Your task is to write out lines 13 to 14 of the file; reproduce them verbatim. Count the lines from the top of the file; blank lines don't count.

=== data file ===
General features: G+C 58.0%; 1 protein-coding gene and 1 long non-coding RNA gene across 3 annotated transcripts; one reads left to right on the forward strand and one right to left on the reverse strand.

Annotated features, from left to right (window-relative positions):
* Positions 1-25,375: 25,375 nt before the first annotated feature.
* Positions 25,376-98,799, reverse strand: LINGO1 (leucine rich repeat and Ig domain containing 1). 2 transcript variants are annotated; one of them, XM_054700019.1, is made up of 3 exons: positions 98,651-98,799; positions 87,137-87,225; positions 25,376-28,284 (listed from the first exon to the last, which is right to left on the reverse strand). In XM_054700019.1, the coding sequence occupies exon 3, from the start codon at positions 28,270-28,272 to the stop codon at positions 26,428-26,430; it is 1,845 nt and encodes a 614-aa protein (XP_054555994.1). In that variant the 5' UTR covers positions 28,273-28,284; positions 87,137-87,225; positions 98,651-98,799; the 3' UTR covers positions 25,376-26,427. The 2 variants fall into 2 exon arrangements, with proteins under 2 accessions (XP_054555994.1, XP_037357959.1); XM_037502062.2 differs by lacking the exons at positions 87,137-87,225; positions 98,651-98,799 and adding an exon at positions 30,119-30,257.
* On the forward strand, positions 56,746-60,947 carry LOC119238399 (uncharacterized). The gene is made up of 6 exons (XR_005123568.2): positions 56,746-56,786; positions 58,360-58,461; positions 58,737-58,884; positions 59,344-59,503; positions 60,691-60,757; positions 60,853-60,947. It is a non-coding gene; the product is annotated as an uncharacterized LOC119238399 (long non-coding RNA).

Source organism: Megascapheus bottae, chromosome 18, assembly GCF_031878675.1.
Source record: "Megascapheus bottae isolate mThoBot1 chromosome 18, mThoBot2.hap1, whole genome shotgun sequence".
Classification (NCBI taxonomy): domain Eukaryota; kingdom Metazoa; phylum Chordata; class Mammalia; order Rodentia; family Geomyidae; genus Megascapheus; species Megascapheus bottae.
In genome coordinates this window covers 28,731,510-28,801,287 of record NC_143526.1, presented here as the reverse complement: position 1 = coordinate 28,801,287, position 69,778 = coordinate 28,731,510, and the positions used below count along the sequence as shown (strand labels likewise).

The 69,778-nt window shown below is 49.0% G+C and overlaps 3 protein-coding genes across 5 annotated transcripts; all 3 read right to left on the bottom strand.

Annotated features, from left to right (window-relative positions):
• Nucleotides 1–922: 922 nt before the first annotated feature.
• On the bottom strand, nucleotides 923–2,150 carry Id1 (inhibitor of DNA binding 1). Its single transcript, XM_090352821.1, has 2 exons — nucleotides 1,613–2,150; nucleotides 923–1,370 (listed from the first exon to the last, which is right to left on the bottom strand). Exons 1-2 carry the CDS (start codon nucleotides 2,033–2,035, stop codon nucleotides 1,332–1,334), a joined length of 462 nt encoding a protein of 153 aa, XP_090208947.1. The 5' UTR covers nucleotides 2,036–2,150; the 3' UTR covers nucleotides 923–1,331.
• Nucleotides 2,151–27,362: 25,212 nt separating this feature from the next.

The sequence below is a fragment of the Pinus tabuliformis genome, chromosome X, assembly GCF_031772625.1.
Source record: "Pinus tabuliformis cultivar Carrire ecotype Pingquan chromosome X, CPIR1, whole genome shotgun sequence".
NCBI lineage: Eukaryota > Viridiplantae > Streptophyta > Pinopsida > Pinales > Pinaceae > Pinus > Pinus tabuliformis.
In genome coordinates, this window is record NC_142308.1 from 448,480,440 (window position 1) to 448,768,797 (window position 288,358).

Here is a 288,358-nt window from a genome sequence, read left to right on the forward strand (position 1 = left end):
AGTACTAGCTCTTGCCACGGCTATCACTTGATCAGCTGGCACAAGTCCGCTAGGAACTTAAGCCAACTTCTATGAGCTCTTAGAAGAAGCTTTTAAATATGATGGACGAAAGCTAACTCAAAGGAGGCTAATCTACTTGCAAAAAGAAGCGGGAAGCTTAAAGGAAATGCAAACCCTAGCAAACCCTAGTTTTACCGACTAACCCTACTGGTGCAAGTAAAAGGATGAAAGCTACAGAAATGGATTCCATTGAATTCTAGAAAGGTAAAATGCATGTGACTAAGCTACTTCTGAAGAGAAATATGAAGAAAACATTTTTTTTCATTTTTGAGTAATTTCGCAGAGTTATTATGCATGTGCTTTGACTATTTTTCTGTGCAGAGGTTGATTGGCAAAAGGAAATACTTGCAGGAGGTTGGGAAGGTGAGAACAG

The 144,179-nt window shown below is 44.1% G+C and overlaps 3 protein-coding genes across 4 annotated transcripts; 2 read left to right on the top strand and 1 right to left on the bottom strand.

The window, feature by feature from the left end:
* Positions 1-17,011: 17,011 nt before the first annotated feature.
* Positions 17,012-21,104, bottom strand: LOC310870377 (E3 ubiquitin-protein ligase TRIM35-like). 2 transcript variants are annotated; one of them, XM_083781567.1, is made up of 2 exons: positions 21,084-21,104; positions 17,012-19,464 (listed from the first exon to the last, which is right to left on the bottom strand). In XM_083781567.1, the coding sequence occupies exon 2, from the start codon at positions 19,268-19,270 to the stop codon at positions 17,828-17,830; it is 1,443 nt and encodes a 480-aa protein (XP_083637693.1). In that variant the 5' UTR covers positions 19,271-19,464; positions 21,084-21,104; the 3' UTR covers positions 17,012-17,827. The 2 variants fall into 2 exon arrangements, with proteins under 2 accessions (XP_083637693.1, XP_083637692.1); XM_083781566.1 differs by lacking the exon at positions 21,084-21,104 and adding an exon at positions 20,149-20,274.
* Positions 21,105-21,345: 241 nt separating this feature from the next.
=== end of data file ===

• On the bottom strand, nucleotides 923–2,150 carry Id1 (inhibitor of DNA binding 1). Its single transcript, XM_090352821.1, has 2 exons — nucleotides 1,613–2,150; nucleotides 923–1,370 (listed from the first exon to the last, which is right to left on the bottom strand). Exons 1-2 carry the CDS (start codon nucleotides 2,033–2,035, stop codon nucleotides 1,332–1,334), a joined length of 462 nt encoding a protein of 153 aa, XP_090208947.1. The 5' UTR covers nucleotides 2,036–2,150; the 3' UTR covers nucleotides 923–1,331.
• Nucleotides 2,151–27,362: 25,212 nt separating this feature from the next.